Trust me, I am the number one perpetrator of fantasizing about my high school body. In fact, for years, I kept a picture of myself in a bikini from my graduation trip as my “motivation photo.” I posted said photo on my fridge door as a way to guilt myself out of eating anything unhealthy or unnecessary.
Every time I walked into the kitchen, I would see this photo. It started to feel like it was taunting me and saying, “Look at what you've done to us. Our body was bangin', and now, well…”
I eventually took the photo down. Why? Because I realized it was not serving its purpose of motivating me. Rather, it was perpetuating my inner dialogue of self-hate. I realized the photo had taken on a life of its own, and the person in the image wasn't even me. I came to terms with the fact that high school mini me was not helping me deal with my current body image issues.
In fact, high school mini me was in the exact same headspace then as I was on the day I took the photo down. As I was clutching the picture in my hand (wanting to burn it, of course), I was brought back to that exact moment when I was standing by the pool in sunny Cancun 10 years prior. I was telling my then-boyfriend not to snap the photo. I was insecure, I felt fat and I most certainly didn't want any photographic evidence of myself half-naked.
Here is the irony: I was about 50 pounds lighter at the time, and I still felt fat. It was in that moment that I realized this had nothing to do with what I actually looked like, or even getting my high school body back. This had everything to do with me dealing with my body image, and working on channelling this “self-love” idea I kept hearing so much about.
“But, I don't actually hate myself,” I thought. I might not have really hated myself, but I certainly was treating myself as if I did. The thing is, we have so many thoughts that go through our heads on any given day that we don't always realize just how often we're saying disparaging things to ourselves. We tell ourselves things we would never say to our worst enemies.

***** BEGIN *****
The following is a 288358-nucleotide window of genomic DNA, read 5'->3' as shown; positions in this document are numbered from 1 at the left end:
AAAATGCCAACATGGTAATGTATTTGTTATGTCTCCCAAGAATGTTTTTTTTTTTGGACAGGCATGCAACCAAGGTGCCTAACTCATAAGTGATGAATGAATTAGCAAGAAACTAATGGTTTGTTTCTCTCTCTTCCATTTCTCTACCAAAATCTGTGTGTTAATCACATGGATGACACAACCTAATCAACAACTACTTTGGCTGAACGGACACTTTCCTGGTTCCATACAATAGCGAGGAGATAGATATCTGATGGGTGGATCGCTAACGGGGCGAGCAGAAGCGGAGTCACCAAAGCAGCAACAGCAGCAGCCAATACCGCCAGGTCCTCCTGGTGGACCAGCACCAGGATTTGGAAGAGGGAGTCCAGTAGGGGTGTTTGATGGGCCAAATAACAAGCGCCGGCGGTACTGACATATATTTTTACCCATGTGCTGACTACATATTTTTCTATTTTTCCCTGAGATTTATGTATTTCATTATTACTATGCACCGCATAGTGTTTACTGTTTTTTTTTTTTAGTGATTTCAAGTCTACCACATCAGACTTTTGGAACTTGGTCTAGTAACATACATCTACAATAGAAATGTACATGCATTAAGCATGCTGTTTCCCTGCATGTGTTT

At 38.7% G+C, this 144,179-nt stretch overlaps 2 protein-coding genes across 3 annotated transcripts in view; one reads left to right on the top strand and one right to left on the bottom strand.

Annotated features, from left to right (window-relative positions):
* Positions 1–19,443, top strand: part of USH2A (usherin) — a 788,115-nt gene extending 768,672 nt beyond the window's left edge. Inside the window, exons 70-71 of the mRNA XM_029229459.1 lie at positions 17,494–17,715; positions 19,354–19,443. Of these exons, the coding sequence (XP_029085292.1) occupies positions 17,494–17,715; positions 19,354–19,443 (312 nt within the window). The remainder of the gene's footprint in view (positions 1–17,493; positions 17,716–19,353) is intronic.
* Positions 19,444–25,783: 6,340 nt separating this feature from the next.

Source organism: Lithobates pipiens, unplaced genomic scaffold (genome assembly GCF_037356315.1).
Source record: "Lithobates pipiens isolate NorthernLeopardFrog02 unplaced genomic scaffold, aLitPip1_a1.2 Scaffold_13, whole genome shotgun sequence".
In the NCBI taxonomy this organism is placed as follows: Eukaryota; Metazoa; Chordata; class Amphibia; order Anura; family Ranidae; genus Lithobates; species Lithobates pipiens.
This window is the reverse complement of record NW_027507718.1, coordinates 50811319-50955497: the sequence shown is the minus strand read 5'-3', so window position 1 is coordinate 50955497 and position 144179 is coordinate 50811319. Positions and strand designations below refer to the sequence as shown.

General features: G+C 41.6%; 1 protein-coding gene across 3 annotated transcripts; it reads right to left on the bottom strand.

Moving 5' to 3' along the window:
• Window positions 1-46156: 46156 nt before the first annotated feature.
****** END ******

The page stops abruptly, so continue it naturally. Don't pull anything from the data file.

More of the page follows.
Yet, we let these seemingly insignificant thoughts continuously enter our minds, and they end up damaging our self-worth. Little by little, we nurture these negative body image seedlings, and then we water them with more hurtful prose. Eventually, they flower into complete beings full of self-hate.
So no, I may never get my high school body back, and that is beautiful for so many reasons. My body has carried me through so much, and it has accumulated many battle scars from the last decade. I wouldn't change that for anything.
My body and all of its physical flaws remind me of who I really am and the strength I have within me. I might have some extra fat around my stomach, but it reminds me that I carried a child I never got to meet. I might have a bigger butt, but it reminds me I am a woman now. I am a woman whose husband loves her curves. I might have thicker thighs, but they remind me of all the late nights I spent stress eating when I was writing my master's thesis.
I am not the person I was in high school, so why should my body be the same? I have changed, and so has my body. I will always commit myself to maintaining my health both physically and mentally, but the most important thing is accepting myself as I am, thick thighs and all.